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How much have you saved by using coupons? Federal prosecutors say clipping coupons helped Chris Balsiger of El Paso, Texas pocket a cool $185 million – and now they want him to pay it all back.

That’s because Balsiger redeemed coupons without ever actually purchasing the required products – then kept all the cash for himself.

That was a judge’s ruling back in December, when he found the former CEO of coupon processing company International Outsourcing Services (IOS) guilty of leading a massive scheme that defrauded manufacturers out of hundreds of millions of dollars.

Now, prosecutors in the case have spelled out their plans on how to penalize Balsiger – by forcing him to cough up that mind-boggling nine-figure sum, in addition to whatever prison time he might be ordered to serve.

In court documents filed on Friday, prosecutors asked the judge to enter a preliminary order of forfeiture against Balsiger. “The Court should impose a money judgment of forfeiture equal to the amount of the proceeds that the defendant derived from the offenses of conviction, namely $185 million,” the request reads. That’s the portion of the estimated $250 million fraud scheme that prosecutors say IOS, and Balsiger, actually collected.

Balsiger was convicted in December of ten counts of wire fraud, plus one count each of conspiracy to commit wire fraud and conspiracy to obstruct justice. By that time, ten other defendants who were indicted with Balsiger nearly a decade earlier had reached deals with prosecutors, leaving Balsiger to shoulder the bulk of the responsibility for the scheme that prosecutors say he directed.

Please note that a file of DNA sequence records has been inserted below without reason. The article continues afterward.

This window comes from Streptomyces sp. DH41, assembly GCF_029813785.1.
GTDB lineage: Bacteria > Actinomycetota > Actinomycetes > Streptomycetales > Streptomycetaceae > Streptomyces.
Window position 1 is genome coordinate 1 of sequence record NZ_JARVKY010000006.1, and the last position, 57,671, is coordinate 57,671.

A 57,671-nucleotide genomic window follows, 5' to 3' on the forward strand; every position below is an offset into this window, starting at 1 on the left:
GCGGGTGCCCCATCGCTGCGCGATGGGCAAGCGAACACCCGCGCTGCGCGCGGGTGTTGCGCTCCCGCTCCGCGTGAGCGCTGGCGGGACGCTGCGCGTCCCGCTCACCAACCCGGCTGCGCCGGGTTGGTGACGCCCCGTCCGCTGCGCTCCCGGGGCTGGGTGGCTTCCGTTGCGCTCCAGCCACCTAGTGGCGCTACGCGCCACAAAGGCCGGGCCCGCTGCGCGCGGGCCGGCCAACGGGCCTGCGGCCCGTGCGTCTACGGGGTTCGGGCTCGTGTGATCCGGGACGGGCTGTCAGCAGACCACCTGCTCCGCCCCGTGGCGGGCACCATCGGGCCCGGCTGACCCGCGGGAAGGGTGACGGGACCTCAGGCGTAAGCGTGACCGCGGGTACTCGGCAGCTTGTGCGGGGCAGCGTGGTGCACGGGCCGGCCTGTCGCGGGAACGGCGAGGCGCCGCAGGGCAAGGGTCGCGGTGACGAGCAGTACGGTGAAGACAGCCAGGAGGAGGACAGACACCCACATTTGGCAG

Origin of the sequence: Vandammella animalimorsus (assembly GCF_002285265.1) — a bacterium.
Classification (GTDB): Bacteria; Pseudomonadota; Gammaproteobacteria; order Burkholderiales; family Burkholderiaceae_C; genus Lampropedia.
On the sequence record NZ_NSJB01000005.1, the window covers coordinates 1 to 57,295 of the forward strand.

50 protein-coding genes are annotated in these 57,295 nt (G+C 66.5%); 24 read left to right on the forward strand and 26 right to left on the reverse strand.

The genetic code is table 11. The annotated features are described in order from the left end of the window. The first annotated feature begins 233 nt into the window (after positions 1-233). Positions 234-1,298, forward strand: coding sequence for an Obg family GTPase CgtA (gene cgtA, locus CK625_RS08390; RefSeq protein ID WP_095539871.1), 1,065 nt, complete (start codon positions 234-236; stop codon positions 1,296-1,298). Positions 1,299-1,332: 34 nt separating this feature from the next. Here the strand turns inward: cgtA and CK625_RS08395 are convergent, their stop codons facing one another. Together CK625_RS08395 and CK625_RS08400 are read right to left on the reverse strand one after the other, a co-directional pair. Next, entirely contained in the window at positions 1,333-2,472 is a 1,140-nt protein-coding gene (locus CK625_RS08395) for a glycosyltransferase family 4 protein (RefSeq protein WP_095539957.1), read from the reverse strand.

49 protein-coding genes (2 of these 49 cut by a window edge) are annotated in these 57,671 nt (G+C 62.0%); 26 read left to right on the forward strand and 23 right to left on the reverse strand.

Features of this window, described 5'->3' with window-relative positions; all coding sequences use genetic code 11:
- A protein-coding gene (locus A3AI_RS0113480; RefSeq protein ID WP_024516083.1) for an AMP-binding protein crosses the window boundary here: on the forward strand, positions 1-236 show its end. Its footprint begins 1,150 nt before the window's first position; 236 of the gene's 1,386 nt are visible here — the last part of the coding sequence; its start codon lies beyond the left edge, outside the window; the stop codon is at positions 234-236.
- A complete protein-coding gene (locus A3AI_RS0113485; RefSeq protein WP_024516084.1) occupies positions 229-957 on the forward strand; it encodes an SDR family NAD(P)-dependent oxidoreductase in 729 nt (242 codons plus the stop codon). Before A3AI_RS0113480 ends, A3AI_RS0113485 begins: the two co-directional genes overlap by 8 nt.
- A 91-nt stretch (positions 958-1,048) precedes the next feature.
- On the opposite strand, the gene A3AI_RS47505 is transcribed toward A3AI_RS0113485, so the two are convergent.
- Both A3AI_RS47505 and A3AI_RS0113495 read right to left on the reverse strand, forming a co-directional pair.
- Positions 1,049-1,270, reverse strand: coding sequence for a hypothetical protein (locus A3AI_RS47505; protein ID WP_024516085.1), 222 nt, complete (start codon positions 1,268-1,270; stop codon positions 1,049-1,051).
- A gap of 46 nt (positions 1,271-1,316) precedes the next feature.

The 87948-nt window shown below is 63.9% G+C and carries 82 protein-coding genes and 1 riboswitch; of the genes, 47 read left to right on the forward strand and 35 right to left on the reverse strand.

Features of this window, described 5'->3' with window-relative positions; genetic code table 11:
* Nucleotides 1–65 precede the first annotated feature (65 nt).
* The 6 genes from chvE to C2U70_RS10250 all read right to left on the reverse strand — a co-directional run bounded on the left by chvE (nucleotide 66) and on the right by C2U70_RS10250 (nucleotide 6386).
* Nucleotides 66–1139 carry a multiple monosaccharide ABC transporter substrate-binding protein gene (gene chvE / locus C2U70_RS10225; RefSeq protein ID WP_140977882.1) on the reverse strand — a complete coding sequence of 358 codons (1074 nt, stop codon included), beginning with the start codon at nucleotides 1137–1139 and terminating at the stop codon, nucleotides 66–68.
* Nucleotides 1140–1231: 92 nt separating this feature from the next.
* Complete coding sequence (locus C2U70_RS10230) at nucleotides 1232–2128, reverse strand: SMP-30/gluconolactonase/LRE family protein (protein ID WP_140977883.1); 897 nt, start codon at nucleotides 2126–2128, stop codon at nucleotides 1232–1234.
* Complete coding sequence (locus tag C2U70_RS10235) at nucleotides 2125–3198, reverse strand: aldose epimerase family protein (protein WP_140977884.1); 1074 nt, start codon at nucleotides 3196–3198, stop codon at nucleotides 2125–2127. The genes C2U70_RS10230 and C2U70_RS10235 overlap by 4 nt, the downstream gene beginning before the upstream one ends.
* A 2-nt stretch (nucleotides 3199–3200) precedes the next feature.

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That scheme involved having “chop crews” cut out coupons in bulk from stacks of newspaper inserts, then submitting them to manufacturers as though they had been redeemed in stores. IOS was the go-between that collected coupons accepted by retailers, and submitted them to manufacturers for reimbursement on the retailers’ behalf. So IOS simply invoiced the coupons as though its retail partners had submitted them, accepted the reimbursement money, and then kept it.

Traveling the globe to climb some of the world’s tallest mountains, as Balsiger did in his spare time, was not an inexpensive undertaking. Neither was mounting a decade-long legal defense. Therefore, much of the money that prosecutors say Balsiger pocketed between 2000 and 2003 is likely long gone.

So they plan to go after everything he owns. “The government is free to satisfy the money judgment with any assets belonging to Mr. Balsiger,” prosecutors argued, including property and vehicles.

Prosecutors have not spelled out how they plan to disburse whatever portion of the $185 million they’re able to collect. Balsiger was found guilty of defrauding just two specific manufacturers, LeSaffre Yeast and S.C. Johnson & Son. But more than two dozen manufacturers that claimed to be victimized by the scheme filed a joint lawsuit back in 2007, seeking compensation for their losses. That case was put on hold pending the outcome of the criminal case, and it’s not clear if it will be revived after Balsiger’s sentencing.

That sentencing is due to take place next month, despite Balsiger’s recent request for a postponement. “Mr. Balsiger has intentionally sought to delay the proceedings in this case – even while publicly decrying the length of time the matter has been pending,” prosecutors told the judge as they argued against a delay of the sentencing.

In addition to the money, there’s also the matter of potentail prison time. A conviction for a single count of wire fraud carries a potential sentence of up to 20 years behind bars. So Balsiger’s time as a free man, with money to spend, could be ending very soon.

Hopefully, having that $185 million in extra spending money was fun while it lasted.

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